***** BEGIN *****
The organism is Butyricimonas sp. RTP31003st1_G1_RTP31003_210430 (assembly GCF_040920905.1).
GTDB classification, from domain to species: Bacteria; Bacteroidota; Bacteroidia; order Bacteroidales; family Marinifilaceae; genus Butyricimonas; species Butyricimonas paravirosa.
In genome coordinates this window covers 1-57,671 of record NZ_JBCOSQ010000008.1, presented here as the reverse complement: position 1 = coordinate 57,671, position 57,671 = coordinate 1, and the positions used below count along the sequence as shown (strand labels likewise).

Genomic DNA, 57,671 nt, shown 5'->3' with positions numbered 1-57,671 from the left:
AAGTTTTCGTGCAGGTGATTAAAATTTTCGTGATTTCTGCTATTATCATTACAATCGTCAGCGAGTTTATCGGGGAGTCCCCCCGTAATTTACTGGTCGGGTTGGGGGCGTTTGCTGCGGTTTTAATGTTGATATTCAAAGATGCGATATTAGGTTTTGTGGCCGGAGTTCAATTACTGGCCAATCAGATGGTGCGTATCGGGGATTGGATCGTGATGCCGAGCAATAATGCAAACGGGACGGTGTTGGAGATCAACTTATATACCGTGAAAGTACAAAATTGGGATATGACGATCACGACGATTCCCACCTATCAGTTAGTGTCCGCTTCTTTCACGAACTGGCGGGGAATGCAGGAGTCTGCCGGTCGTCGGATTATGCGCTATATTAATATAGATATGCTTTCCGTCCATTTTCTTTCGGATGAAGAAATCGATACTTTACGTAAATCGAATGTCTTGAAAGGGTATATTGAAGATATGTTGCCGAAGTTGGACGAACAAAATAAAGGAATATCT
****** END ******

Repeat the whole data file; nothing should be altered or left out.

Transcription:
The organism is Butyricimonas sp. RTP31003st1_G1_RTP31003_210430 (assembly GCF_040920905.1).
GTDB classification, from domain to species: Bacteria; Bacteroidota; Bacteroidia; order Bacteroidales; family Marinifilaceae; genus Butyricimonas; species Butyricimonas paravirosa.
In genome coordinates this window covers 1-57,671 of record NZ_JBCOSQ010000008.1, presented here as the reverse complement: position 1 = coordinate 57,671, position 57,671 = coordinate 1, and the positions used below count along the sequence as shown (strand labels likewise).

Genomic DNA, 57,671 nt, shown 5'->3' with positions numbered 1-57,671 from the left:
AAGTTTTCGTGCAGGTGATTAAAATTTTCGTGATTTCTGCTATTATCATTACAATCGTCAGCGAGTTTATCGGGGAGTCCCCCCGTAATTTACTGGTCGGGTTGGGGGCGTTTGCTGCGGTTTTAATGTTGATATTCAAAGATGCGATATTAGGTTTTGTGGCCGGAGTTCAATTACTGGCCAATCAGATGGTGCGTATCGGGGATTGGATCGTGATGCCGAGCAATAATGCAAACGGGACGGTGTTGGAGATCAACTTATATACCGTGAAAGTACAAAATTGGGATATGACGATCACGACGATTCCCACCTATCAGTTAGTGTCCGCTTCTTTCACGAACTGGCGGGGAATGCAGGAGTCTGCCGGTCGTCGGATTATGCGCTATATTAATATAGATATGCTTTCCGTCCATTTTCTTTCGGATGAAGAAATCGATACTTTACGTAAATCGAATGTCTTGAAAGGGTATATTGAAGATATGTTGCCGAAGTTGGACGAACAAAATAAAGGAATATCT